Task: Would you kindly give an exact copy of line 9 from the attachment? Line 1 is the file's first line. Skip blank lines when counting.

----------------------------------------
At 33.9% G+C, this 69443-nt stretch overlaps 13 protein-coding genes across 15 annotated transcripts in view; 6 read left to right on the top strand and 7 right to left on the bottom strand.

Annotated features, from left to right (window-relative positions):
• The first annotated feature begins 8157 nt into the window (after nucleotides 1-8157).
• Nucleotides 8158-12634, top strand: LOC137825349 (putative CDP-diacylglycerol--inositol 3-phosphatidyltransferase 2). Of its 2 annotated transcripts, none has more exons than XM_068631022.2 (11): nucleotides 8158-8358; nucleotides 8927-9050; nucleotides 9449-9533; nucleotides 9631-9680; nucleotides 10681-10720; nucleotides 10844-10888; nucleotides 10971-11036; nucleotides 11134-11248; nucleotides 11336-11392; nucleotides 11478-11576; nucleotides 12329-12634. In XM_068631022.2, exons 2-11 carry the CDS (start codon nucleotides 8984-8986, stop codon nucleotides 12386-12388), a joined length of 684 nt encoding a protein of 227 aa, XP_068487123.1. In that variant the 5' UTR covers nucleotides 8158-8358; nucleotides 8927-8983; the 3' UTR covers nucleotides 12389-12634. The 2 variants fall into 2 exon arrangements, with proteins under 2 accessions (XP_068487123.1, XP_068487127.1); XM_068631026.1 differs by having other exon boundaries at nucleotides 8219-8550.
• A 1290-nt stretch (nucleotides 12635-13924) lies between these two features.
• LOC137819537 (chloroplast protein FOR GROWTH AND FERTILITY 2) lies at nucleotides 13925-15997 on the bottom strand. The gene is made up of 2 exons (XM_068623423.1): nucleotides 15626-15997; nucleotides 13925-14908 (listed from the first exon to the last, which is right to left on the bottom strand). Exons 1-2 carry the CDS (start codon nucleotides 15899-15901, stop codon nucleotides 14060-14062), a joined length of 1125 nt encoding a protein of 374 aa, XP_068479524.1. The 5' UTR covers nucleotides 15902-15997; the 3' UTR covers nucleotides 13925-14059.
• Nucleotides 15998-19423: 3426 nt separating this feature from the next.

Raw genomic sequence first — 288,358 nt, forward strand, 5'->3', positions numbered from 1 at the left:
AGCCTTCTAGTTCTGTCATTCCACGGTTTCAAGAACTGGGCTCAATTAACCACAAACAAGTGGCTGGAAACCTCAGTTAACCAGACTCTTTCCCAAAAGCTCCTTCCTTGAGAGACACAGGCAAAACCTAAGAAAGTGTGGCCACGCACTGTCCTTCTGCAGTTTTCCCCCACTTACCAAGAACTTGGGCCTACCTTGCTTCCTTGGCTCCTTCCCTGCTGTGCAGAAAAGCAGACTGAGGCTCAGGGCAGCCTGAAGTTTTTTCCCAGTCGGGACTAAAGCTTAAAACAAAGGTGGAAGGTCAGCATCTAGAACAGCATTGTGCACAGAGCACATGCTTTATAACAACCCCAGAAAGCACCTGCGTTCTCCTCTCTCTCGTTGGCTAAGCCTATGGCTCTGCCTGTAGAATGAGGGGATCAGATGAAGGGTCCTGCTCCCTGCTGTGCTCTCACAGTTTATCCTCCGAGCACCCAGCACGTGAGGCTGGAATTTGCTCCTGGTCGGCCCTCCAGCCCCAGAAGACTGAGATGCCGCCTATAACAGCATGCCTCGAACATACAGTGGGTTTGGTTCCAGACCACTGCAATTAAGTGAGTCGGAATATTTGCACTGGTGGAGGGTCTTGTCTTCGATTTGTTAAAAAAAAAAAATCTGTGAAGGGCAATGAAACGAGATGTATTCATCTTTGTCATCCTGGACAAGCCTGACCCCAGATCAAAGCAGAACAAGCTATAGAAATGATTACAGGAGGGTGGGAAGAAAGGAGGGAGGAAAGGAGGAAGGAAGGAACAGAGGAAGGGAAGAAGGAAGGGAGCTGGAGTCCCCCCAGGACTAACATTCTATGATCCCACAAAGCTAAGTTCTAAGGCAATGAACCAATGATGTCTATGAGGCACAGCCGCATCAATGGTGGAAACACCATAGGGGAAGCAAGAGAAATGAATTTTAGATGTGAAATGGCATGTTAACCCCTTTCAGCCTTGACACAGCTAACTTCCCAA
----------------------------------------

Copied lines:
AGCCTTCTAGTTCTGTCATTCCACGGTTTCAAGAACTGGGCTCAATTAACCACAAACAAGTGGCTGGAAACCTCAGTTAACCAGACTCTTTCCCAAAAGCTCCTTCCTTGAGAGACACAGGCAAAACCTAAGAAAGTGTGGCCACGCACTGTCCTTCTGCAGTTTTCCCCCACTTACCAAGAACTTGGGCCTACCTTGCTTCCTTGGCTCCTTCCCTGCTGTGCAGAAAAGCAGACTGAGGCTCAGGGCAGCCTGAAGTTTTTTCCCAGTCGGGACTAAAGCTTAAAACAAAGGTGGAAGGTCAGCATCTAGAACAGCATTGTGCACAGAGCACATGCTTTATAACAACCCCAGAAAGCACCTGCGTTCTCCTCTCTCTCGTTGGCTAAGCCTATGGCTCTGCCTGTAGAATGAGGGGATCAGATGAAGGGTCCTGCTCCCTGCTGTGCTCTCACAGTTTATCCTCCGAGCACCCAGCACGTGAGGCTGGAATTTGCTCCTGGTCGGCCCTCCAGCCCCAGAAGACTGAGATGCCGCCTATAACAGCATGCCTCGAACATACAGTGGGTTTGGTTCCAGACCACTGCAATTAAGTGAGTCGGAATATTTGCACTGGTGGAGGGTCTTGTCTTCGATTTGTTAAAAAAAAAAAATCTGTGAAGGGCAATGAAACGAGATGTATTCATCTTTGTCATCCTGGACAAGCCTGACCCCAGATCAAAGCAGAACAAGCTATAGAAATGATTACAGGAGGGTGGGAAGAAAGGAGGGAGGAAAGGAGGAAGGAAGGAACAGAGGAAGGGAAGAAGGAAGGGAGCTGGAGTCCCCCCAGGACTAACATTCTATGATCCCACAAAGCTAAGTTCTAAGGCAATGAACCAATGATGTCTATGAGGCACAGCCGCATCAATGGTGGAAACACCATAGGGGAAGCAAGAGAAATGAATTTTAGATGTGAAATGGCATGTTAACCCCTTTCAGCCTTGACACAGCTAACTTCCCAA